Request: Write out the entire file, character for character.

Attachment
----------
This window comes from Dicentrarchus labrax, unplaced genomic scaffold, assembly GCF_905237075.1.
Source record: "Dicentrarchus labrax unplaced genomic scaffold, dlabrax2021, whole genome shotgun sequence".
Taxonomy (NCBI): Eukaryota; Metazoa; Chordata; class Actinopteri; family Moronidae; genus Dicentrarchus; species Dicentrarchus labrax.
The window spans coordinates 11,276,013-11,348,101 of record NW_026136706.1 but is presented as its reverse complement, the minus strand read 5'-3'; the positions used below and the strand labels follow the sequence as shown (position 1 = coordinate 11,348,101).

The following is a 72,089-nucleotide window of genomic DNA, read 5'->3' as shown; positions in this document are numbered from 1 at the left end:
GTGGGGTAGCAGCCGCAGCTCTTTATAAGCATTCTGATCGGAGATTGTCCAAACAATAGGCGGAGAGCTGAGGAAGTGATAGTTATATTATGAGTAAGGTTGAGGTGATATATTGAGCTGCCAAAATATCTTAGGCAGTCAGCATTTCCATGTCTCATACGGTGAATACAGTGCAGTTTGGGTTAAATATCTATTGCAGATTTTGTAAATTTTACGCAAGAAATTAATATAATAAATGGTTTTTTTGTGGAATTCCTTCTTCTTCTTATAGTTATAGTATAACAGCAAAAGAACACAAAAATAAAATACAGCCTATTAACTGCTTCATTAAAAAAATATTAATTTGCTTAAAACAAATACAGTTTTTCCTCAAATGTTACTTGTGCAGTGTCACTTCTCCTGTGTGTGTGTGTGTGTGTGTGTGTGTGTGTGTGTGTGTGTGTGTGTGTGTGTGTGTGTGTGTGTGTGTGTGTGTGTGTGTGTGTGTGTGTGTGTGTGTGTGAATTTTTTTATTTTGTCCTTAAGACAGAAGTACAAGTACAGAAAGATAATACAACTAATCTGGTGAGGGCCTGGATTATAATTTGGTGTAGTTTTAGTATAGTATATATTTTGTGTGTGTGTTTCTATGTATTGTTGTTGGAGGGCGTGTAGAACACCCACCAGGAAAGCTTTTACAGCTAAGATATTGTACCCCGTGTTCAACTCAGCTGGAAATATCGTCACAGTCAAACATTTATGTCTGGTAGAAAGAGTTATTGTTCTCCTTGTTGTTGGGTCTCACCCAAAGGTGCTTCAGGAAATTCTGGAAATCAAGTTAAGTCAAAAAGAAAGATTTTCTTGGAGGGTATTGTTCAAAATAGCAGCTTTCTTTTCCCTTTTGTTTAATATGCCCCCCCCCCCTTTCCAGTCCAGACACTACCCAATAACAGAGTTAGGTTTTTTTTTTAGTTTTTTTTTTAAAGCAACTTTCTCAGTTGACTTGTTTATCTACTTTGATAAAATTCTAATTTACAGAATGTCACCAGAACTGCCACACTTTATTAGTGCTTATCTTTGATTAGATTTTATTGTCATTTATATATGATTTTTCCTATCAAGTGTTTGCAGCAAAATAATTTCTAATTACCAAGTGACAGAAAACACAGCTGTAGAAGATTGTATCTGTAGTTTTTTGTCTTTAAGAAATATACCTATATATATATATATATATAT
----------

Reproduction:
This window comes from Dicentrarchus labrax, unplaced genomic scaffold, assembly GCF_905237075.1.
Source record: "Dicentrarchus labrax unplaced genomic scaffold, dlabrax2021, whole genome shotgun sequence".
Taxonomy (NCBI): Eukaryota; Metazoa; Chordata; class Actinopteri; family Moronidae; genus Dicentrarchus; species Dicentrarchus labrax.
The window spans coordinates 11,276,013-11,348,101 of record NW_026136706.1 but is presented as its reverse complement, the minus strand read 5'-3'; the positions used below and the strand labels follow the sequence as shown (position 1 = coordinate 11,348,101).

The following is a 72,089-nucleotide window of genomic DNA, read 5'->3' as shown; positions in this document are numbered from 1 at the left end:
GTGGGGTAGCAGCCGCAGCTCTTTATAAGCATTCTGATCGGAGATTGTCCAAACAATAGGCGGAGAGCTGAGGAAGTGATAGTTATATTATGAGTAAGGTTGAGGTGATATATTGAGCTGCCAAAATATCTTAGGCAGTCAGCATTTCCATGTCTCATACGGTGAATACAGTGCAGTTTGGGTTAAATATCTATTGCAGATTTTGTAAATTTTACGCAAGAAATTAATATAATAAATGGTTTTTTTGTGGAATTCCTTCTTCTTCTTATAGTTATAGTATAACAGCAAAAGAACACAAAAATAAAATACAGCCTATTAACTGCTTCATTAAAAAAATATTAATTTGCTTAAAACAAATACAGTTTTTCCTCAAATGTTACTTGTGCAGTGTCACTTCTCCTGTGTGTGTGTGTGTGTGTGTGTGTGTGTGTGTGTGTGTGTGTGTGTGTGTGTGTGTGTGTGTGTGTGTGTGTGTGTGTGTGTGTGTGTGTGTGTGTGTGTGAATTTTTTTATTTTGTCCTTAAGACAGAAGTACAAGTACAGAAAGATAATACAACTAATCTGGTGAGGGCCTGGATTATAATTTGGTGTAGTTTTAGTATAGTATATATTTTGTGTGTGTGTTTCTATGTATTGTTGTTGGAGGGCGTGTAGAACACCCACCAGGAAAGCTTTTACAGCTAAGATATTGTACCCCGTGTTCAACTCAGCTGGAAATATCGTCACAGTCAAACATTTATGTCTGGTAGAAAGAGTTATTGTTCTCCTTGTTGTTGGGTCTCACCCAAAGGTGCTTCAGGAAATTCTGGAAATCAAGTTAAGTCAAAAAGAAAGATTTTCTTGGAGGGTATTGTTCAAAATAGCAGCTTTCTTTTCCCTTTTGTTTAATATGCCCCCCCCCCCTTTCCAGTCCAGACACTACCCAATAACAGAGTTAGGTTTTTTTTTTAGTTTTTTTTTTAAAGCAACTTTCTCAGTTGACTTGTTTATCTACTTTGATAAAATTCTAATTTACAGAATGTCACCAGAACTGCCACACTTTATTAGTGCTTATCTTTGATTAGATTTTATTGTCATTTATATATGATTTTTCCTATCAAGTGTTTGCAGCAAAATAATTTCTAATTACCAAGTGACAGAAAACACAGCTGTAGAAGATTGTATCTGTAGTTTTTTGTCTTTAAGAAATATACCTATATATATATATATATATAT